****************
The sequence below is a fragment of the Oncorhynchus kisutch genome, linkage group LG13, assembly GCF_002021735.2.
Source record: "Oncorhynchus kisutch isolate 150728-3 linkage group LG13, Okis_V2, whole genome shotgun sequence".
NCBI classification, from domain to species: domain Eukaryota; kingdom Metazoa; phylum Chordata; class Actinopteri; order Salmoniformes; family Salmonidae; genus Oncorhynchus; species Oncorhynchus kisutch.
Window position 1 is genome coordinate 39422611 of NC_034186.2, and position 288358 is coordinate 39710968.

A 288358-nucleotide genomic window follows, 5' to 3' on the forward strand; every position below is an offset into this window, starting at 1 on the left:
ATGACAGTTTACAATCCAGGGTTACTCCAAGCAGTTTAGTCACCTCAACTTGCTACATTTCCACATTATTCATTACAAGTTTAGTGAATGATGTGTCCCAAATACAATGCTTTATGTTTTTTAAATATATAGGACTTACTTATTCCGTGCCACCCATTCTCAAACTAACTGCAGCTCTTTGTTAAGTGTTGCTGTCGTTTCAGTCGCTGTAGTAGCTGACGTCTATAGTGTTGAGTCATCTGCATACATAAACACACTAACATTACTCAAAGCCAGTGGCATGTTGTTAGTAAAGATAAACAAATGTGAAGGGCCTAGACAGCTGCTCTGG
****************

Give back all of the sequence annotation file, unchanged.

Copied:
The sequence below is a fragment of the Oncorhynchus kisutch genome, linkage group LG13, assembly GCF_002021735.2.
Source record: "Oncorhynchus kisutch isolate 150728-3 linkage group LG13, Okis_V2, whole genome shotgun sequence".
NCBI classification, from domain to species: domain Eukaryota; kingdom Metazoa; phylum Chordata; class Actinopteri; order Salmoniformes; family Salmonidae; genus Oncorhynchus; species Oncorhynchus kisutch.
Window position 1 is genome coordinate 39422611 of NC_034186.2, and position 288358 is coordinate 39710968.

A 288358-nucleotide genomic window follows, 5' to 3' on the forward strand; every position below is an offset into this window, starting at 1 on the left:
ATGACAGTTTACAATCCAGGGTTACTCCAAGCAGTTTAGTCACCTCAACTTGCTACATTTCCACATTATTCATTACAAGTTTAGTGAATGATGTGTCCCAAATACAATGCTTTATGTTTTTTAAATATATAGGACTTACTTATTCCGTGCCACCCATTCTCAAACTAACTGCAGCTCTTTGTTAAGTGTTGCTGTCGTTTCAGTCGCTGTAGTAGCTGACGTCTATAGTGTTGAGTCATCTGCATACATAAACACACTAACATTACTCAAAGCCAGTGGCATGTTGTTAGTAAAGATAAACAAATGTGAAGGGCCTAGACAGCTGCTCTGG